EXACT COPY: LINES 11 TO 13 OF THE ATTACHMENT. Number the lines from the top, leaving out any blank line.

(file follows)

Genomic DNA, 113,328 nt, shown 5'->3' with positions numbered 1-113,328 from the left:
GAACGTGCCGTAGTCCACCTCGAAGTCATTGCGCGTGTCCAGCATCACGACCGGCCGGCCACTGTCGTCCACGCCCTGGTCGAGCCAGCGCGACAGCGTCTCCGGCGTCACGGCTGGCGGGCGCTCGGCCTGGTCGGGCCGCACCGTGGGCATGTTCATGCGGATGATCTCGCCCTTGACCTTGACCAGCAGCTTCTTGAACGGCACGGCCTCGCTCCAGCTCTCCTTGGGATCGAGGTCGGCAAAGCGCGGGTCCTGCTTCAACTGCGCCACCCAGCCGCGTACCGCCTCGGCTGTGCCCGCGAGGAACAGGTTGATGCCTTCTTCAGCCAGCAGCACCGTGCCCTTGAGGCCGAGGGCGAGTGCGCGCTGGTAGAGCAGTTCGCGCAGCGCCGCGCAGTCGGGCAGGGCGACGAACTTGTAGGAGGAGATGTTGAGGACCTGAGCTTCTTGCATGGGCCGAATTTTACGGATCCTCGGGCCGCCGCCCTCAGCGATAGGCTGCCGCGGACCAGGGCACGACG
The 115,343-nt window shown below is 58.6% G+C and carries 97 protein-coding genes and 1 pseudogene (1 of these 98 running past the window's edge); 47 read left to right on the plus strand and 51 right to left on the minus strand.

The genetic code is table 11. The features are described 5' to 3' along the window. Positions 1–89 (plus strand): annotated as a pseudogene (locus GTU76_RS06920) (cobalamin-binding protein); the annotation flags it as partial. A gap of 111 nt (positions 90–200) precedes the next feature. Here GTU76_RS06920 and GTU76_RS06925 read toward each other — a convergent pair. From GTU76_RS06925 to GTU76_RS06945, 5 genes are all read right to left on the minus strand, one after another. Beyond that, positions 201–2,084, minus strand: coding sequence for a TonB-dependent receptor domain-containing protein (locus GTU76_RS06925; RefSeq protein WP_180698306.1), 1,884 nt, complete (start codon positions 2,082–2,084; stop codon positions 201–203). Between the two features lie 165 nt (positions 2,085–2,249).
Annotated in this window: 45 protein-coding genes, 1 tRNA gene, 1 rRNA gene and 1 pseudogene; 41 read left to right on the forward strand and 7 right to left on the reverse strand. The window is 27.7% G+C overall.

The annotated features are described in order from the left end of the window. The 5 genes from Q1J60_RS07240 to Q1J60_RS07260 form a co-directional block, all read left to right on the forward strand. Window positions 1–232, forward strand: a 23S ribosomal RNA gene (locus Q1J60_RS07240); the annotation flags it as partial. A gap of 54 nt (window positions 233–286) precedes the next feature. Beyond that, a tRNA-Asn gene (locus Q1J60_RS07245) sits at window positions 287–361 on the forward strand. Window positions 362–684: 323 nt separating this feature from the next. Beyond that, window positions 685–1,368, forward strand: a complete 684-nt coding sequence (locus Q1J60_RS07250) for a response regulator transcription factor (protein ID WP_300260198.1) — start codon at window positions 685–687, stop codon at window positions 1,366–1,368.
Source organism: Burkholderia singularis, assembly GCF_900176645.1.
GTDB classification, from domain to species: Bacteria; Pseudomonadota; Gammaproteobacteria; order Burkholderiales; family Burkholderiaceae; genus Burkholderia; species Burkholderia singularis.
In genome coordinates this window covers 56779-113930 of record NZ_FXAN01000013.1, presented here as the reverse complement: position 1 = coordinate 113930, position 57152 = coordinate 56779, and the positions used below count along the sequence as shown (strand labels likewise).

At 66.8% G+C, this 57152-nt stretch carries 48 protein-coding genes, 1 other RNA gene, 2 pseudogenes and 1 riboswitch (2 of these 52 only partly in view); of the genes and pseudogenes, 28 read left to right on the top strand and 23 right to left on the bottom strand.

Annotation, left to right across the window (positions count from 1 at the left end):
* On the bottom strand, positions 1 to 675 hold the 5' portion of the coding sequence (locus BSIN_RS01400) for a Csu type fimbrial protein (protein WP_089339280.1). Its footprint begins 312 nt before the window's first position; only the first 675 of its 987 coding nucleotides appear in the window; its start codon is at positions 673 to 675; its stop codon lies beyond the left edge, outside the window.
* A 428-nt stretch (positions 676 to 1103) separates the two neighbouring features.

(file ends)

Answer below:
Annotation, left to right across the window (positions count from 1 at the left end):
* On the bottom strand, positions 1 to 675 hold the 5' portion of the coding sequence (locus BSIN_RS01400) for a Csu type fimbrial protein (protein WP_089339280.1). Its footprint begins 312 nt before the window's first position; only the first 675 of its 987 coding nucleotides appear in the window; its start codon is at positions 673 to 675; its stop codon lies beyond the left edge, outside the window.
* A 428-nt stretch (positions 676 to 1103) separates the two neighbouring features.